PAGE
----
discovered a way, using alkaline hydrogen peroxide, to separate and extract the
hemicellulose from the corn fiber.
"For about 50 years, researchers have been searching for ways to
produce a viable gum from byproducts of the corn processing industry. Several
processes have even been patented, but none have been commercialized because
all the materials were tan to brown in color," Doner explains. "Food
processors and industrial users want corn fiber gum with very little
Doner's corn fiber gum is extracted as a smooth, white powder, bland in
flavor and aroma. When mixed with water, it looks and acts like a gum. The gum
could be used in foods as an emulsifier, a soluble dietary fiber, or a
thickener. Industrial applications could include adhesives and water-based
While corn fiber yields 2 percent oil, Doner says it yields 40 percent gum.
Doner and Hicks have applied for a patent for "Zeagen" and
recently signed a cooperative research and development agreement with the
National Starch and Chemical Company (NSCC) of Bridgewater, New Jersey.
"We're anxious to get started on scaling up this process to find a wide
range of food and nonfood uses," says Roger Jeffcoat, NSCC's divisional
vice president for natural polymer research and biotechnology.
Believe it or not, there's still more to this research project.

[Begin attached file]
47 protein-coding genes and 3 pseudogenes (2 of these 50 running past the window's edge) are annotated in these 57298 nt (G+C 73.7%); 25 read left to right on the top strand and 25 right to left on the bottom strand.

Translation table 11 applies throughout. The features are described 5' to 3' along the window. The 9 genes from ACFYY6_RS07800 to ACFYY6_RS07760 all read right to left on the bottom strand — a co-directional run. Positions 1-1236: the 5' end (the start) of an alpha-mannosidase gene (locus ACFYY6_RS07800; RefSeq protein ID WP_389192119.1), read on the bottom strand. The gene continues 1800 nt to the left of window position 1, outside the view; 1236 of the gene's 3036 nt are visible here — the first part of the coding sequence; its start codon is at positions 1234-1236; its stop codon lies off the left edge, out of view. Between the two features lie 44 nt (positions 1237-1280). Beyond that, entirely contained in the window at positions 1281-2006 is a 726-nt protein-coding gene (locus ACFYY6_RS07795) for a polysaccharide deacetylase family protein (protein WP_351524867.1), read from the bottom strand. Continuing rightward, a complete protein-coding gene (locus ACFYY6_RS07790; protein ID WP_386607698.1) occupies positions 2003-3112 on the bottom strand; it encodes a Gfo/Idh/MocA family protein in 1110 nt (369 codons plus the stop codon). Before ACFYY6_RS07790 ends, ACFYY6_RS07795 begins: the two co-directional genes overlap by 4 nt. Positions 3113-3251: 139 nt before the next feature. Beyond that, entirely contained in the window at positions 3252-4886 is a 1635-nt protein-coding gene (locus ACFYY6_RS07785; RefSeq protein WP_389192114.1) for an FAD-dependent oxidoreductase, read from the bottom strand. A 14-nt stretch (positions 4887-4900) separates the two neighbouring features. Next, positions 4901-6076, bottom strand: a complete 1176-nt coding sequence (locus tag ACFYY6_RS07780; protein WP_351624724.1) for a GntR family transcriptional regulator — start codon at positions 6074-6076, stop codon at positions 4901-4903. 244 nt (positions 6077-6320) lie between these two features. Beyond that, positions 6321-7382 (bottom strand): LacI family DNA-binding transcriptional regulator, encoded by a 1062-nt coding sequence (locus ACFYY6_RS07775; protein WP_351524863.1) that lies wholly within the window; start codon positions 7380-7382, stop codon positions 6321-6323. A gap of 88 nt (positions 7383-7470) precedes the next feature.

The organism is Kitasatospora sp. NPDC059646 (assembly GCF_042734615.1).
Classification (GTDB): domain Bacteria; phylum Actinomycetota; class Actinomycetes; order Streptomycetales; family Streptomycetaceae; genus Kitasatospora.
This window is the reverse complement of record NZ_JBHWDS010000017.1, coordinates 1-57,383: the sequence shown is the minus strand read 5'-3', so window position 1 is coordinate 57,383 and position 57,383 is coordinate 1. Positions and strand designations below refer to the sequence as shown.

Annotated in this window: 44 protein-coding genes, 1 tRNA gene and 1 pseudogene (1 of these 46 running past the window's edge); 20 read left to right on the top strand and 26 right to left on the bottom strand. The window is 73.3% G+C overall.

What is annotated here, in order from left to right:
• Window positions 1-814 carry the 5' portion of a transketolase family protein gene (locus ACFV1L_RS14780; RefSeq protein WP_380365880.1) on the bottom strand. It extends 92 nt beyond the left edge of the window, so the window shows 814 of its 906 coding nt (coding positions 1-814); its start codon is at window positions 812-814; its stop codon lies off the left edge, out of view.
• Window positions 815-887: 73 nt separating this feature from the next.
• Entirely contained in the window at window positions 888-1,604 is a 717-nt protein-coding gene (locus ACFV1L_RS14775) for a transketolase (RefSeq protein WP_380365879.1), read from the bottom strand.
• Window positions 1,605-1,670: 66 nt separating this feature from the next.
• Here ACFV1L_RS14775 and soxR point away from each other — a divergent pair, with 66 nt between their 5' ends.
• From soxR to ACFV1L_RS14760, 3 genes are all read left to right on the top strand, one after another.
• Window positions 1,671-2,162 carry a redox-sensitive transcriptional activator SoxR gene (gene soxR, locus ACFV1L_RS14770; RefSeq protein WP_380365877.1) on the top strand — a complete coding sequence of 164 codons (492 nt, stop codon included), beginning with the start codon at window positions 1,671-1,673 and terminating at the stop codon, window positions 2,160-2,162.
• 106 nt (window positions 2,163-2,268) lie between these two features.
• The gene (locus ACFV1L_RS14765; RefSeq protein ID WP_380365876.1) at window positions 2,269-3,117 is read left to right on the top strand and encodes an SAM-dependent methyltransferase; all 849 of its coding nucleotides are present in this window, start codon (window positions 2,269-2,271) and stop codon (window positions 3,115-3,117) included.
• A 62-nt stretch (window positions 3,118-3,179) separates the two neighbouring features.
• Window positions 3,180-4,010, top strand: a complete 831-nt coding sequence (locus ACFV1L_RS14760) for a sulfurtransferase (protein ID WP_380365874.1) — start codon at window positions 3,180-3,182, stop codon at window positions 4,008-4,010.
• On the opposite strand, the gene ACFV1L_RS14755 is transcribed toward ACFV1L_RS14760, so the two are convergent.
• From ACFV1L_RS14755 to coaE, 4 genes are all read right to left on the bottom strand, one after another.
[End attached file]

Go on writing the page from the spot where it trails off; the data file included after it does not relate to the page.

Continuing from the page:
"Currently, the United States has an enormous trade deficit, about 40
percent of which is due to our importing petroleum," says Hicks.
"Valuable coproducts from this corn fiber research will offset the cost of
making all corn-derived products, including fuel ethanol. If we can replace
imported petroleum with our homegrown fuel ethanol, we could have an impact on
the national economy.
[For more on ethanol production, see "Improving
Ethanol Yield From Corn," Agricultural Research, October 1996,
Currently, the cost of fuel ethanol makes it very difficult to compete with
gasoline. But valuable new products will hopefully lower net costs for ethanol
"Coproducts now decrease the cost of ethanol by about 60 cents a
gallon," says Hicks, and our new technologies should lower this even more.
Our goal, like that of our partners in these ventures, is to help growers,
industry, and consumers." By Doris Stanley
Moreau, is in the USDA-ARS Crop Conversion Science and Engineering Research
Unit, Eastern Regional Research Center, 600 East Mermaid Lane, Wyndmoor, PA
19038-8551; phone (215) 233-6428
Center for Agricultural Utilization Research, 1815 N. University St.,
Peoria, IL 61604